One Nation's Hunter candidate Stuart Bonds labelled most successful in Australia

SUPPORT: Stuart Bonds and wife Sini Ariell on their farm near Singleton.
SUPPORT: Stuart Bonds and wife Sini Ariell on their farm near Singleton.

IT is hard to interpret One Nation's extraordinary performance in the Hunter electorate as anything but a two-fingered salute to Labor's climate change policies.

Mine worker Stuart Bonds emerged from Saturday's vote as the best-performed One Nation lower house candidate in Australia, defying the party's chaotic lead-up to the campaign.

Mr Bonds, the tattooed farmer and plant mechanic from Singleton, secured a staggering 21.95 per cent of the primary vote in Hunter as support for Labor incumbent Joel Fitzgibbon plummeted 14 per cent.

A man plants a kiss on a Pauline Hanson cut-out on election day.

A man plants a kiss on a Pauline Hanson cut-out on election day.

Not even in Queensland, the home of party founder Pauline Hanson, did One Nation perform so strongly. Sharon Lohse, the party's candidate in the central Queensland mining electorate of Flynn, was next best for One Nation with 19.5 per cent of the primary count.

Nationally, the party polled at 3 per cent.

The Hunter electorate includes mining towns like Cessnock, Singleton and Muswellbrook and the western side of Lake Macquarie.

Mr Bonds drummed up support among his mining colleagues as a critic of Labor's target of 50 per cent renewable energy by 2030 and its "Just Transition" plan to help power station workers.

The CFMMEU publicly endorsed the Labor man, but it appears many of the union's members revolted.

PAPER TRAIL: Australian Electoral Commission staff at the East Maitland counting centre sort through declaration votes on Sunday. Picture: Michael Parris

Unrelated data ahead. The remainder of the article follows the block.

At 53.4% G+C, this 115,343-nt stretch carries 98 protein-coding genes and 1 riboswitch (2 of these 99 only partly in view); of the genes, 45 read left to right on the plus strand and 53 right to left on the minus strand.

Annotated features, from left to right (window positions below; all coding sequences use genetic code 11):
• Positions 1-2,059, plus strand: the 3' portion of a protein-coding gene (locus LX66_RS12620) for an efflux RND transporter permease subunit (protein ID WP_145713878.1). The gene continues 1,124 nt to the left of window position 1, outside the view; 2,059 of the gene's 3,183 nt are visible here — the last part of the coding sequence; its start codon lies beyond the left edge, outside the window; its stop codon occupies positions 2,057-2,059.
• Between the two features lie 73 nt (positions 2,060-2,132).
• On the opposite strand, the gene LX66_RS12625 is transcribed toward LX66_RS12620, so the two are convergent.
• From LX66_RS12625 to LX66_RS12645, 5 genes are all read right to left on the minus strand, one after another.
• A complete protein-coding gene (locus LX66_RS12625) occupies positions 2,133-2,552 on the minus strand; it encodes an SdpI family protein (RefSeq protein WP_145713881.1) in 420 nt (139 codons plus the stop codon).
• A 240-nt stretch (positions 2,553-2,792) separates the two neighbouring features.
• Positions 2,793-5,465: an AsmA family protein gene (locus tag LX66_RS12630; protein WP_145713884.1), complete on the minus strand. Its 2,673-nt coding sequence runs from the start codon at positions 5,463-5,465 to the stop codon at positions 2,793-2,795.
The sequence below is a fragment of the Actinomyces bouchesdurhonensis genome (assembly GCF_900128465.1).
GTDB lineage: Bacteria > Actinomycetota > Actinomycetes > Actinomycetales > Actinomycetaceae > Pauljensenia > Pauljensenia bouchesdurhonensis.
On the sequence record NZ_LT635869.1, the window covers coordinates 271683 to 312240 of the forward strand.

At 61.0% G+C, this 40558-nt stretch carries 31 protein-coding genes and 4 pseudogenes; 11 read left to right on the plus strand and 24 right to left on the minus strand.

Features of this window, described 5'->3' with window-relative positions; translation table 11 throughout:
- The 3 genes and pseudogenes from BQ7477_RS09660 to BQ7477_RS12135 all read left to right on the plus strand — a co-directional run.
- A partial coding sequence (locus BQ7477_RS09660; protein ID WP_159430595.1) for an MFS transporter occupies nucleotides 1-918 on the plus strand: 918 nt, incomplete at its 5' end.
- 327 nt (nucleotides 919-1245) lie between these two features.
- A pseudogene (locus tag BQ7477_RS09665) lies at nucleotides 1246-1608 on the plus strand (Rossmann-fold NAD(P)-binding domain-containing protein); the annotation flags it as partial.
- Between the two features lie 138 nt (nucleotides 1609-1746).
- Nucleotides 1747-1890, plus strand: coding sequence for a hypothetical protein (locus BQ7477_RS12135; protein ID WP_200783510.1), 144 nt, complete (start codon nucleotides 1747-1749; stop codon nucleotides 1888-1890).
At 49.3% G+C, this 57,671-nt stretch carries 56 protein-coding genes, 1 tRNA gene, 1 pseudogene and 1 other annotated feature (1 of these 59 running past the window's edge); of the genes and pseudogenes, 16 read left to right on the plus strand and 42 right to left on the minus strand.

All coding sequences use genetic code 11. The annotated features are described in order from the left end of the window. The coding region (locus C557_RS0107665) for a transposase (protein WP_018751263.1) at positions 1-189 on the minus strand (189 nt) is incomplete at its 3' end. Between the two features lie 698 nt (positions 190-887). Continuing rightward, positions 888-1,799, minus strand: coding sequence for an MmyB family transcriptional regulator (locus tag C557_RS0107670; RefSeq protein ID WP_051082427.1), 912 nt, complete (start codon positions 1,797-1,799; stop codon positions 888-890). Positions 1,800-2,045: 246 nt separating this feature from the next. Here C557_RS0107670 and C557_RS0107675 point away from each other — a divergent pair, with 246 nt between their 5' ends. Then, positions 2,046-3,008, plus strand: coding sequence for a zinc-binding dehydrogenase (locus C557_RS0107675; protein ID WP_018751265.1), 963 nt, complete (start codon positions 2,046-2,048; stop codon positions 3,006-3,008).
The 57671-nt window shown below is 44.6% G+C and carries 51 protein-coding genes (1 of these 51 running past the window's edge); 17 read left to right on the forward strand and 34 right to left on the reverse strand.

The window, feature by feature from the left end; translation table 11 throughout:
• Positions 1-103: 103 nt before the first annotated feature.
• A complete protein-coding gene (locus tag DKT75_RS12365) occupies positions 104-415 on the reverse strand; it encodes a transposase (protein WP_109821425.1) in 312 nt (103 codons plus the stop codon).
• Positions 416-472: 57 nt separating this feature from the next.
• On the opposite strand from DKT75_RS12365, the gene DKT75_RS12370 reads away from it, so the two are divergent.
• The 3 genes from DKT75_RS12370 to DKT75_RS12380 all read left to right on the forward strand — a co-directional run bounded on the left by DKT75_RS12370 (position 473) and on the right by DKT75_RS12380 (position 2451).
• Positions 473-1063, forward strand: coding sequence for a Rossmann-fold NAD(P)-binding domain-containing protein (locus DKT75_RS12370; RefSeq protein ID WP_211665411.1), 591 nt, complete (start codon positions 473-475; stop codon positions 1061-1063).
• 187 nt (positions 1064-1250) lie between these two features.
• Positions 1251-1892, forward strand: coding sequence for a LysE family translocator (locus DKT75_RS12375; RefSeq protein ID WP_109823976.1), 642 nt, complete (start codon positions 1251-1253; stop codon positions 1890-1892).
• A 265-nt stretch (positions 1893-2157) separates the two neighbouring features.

PAPER TRAIL: Australian Electoral Commission staff at the East Maitland counting centre sort through declaration votes on Sunday. Picture: Michael Parris

Mr Fitzgibbon said on Saturday night that One Nation had run a successful "scare campaign" by claiming Labor wanted to close down the coal industry.

A breakdown of booth results shows Mr Bonds won 28 per cent of the vote in Muswellbrook, Greta and Singleton, 26 per cent at Rutherford, West Wallsend and Barnsley, 25 per cent at Wyee, 24 per cent in Cessnock and 22 per cent at Morisset.

One Labor insider described the Hunter result as "devastating" for Mr Fitzgibbon, a one-time defence minister in the Rudd government, who had his margin slashed from 12.5 per cent to about 2.5 per cent.

One Nation also polled well in Paterson, where Neil Turner secured 14.1 per cent of the primary vote, more than the 10.9 per cent he won in the state vote for the seat of Maitland in March.

Port Stephens state MP Kate Washington, who retained her seat in March with a 1 per cent swing in her favour and is now a possible contender for the party's NSW leadership, said Labor had to learn from the outcome of Saturday's vote.

"We cannot ignore the level of support given to One Nation yesterday," she said.

"It's clear that some people are angry, disengaged and distrustful of both major parties.

"For the Labor party to form government, we need a real step change.

"We must work hard to earn respect and connect with communities on the issues that matter to them."

Mr Fitzgibbon's setback was not the only troubling result for Labor in the Hunter, though Sharon Claydon retained Newcastle with a slight swing in her favour.

Shortland MP Pat Conroy lost 10 per cent of his primary vote and half his margin, and Paterson's Meryl Swanson also had her margin halved to about 5 per cent as preferences from the conservative minor parties flowed to Liberal candidates.

This story Defying the party's chaotic lead-up first appeared on The Singleton Argus.